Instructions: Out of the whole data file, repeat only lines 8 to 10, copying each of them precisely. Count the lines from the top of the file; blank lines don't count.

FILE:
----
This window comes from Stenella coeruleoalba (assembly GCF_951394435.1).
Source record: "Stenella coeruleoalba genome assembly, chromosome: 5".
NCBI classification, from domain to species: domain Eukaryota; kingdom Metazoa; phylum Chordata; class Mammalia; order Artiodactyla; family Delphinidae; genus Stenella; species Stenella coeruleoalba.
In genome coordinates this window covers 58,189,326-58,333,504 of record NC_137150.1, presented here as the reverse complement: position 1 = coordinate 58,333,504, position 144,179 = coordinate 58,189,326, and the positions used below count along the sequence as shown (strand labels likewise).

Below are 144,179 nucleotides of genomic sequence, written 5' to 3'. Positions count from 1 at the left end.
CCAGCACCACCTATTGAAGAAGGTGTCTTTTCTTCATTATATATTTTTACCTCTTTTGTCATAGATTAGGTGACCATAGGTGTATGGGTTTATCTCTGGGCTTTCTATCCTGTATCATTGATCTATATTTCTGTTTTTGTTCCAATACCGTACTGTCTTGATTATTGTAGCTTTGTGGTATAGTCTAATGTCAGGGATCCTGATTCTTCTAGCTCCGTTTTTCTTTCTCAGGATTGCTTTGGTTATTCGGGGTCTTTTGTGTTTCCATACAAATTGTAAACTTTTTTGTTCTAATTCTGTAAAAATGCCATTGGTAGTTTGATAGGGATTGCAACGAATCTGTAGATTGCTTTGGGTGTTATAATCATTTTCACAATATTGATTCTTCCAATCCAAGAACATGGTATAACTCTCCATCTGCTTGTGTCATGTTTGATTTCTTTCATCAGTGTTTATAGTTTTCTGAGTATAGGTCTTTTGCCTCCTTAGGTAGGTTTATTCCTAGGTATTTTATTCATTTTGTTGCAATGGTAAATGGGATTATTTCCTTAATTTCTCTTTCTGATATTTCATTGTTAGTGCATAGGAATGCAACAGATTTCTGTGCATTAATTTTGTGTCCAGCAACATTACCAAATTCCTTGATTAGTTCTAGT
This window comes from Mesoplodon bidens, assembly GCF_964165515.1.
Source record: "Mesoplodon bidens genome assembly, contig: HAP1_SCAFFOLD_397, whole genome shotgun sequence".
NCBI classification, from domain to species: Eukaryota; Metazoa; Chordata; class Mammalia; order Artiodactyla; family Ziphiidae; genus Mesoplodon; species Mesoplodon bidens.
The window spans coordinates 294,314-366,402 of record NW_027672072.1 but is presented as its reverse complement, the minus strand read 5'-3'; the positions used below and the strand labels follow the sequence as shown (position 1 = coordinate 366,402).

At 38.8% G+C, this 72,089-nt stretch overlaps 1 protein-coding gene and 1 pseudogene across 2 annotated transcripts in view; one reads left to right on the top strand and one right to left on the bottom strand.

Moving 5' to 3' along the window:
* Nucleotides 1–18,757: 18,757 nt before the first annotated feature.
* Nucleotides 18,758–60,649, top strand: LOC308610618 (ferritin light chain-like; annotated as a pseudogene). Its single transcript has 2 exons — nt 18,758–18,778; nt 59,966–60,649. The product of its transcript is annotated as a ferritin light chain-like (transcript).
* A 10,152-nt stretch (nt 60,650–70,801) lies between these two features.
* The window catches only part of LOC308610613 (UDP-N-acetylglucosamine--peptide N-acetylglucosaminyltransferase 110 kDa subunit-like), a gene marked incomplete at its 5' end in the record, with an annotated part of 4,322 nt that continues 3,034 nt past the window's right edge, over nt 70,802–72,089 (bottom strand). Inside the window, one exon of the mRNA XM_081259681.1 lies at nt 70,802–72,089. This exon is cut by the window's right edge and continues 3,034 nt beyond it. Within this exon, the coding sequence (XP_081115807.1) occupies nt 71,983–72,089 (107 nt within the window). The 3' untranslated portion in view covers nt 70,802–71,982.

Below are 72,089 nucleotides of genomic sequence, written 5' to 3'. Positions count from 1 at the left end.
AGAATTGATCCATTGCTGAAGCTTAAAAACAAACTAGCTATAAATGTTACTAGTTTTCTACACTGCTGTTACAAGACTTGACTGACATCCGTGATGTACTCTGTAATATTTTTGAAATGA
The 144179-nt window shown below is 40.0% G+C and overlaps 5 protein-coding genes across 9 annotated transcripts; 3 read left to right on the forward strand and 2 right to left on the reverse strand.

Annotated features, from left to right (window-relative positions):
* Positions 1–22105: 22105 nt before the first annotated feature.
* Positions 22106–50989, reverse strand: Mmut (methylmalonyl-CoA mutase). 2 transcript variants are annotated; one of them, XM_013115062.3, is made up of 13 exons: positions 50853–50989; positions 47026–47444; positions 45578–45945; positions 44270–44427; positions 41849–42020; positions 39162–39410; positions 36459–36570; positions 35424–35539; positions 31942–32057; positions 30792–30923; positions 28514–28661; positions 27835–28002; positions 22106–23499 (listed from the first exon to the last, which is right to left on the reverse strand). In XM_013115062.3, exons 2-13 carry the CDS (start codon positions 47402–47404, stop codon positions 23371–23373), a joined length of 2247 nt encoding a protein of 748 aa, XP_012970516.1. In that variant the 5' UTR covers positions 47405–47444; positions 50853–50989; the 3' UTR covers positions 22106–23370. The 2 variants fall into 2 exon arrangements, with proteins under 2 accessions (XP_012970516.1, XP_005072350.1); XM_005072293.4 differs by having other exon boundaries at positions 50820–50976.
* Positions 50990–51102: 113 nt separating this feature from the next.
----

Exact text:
Source record: "Mesoplodon bidens genome assembly, contig: HAP1_SCAFFOLD_397, whole genome shotgun sequence".
NCBI classification, from domain to species: Eukaryota; Metazoa; Chordata; class Mammalia; order Artiodactyla; family Ziphiidae; genus Mesoplodon; species Mesoplodon bidens.
The window spans coordinates 294,314-366,402 of record NW_027672072.1 but is presented as its reverse complement, the minus strand read 5'-3'; the positions used below and the strand labels follow the sequence as shown (position 1 = coordinate 366,402).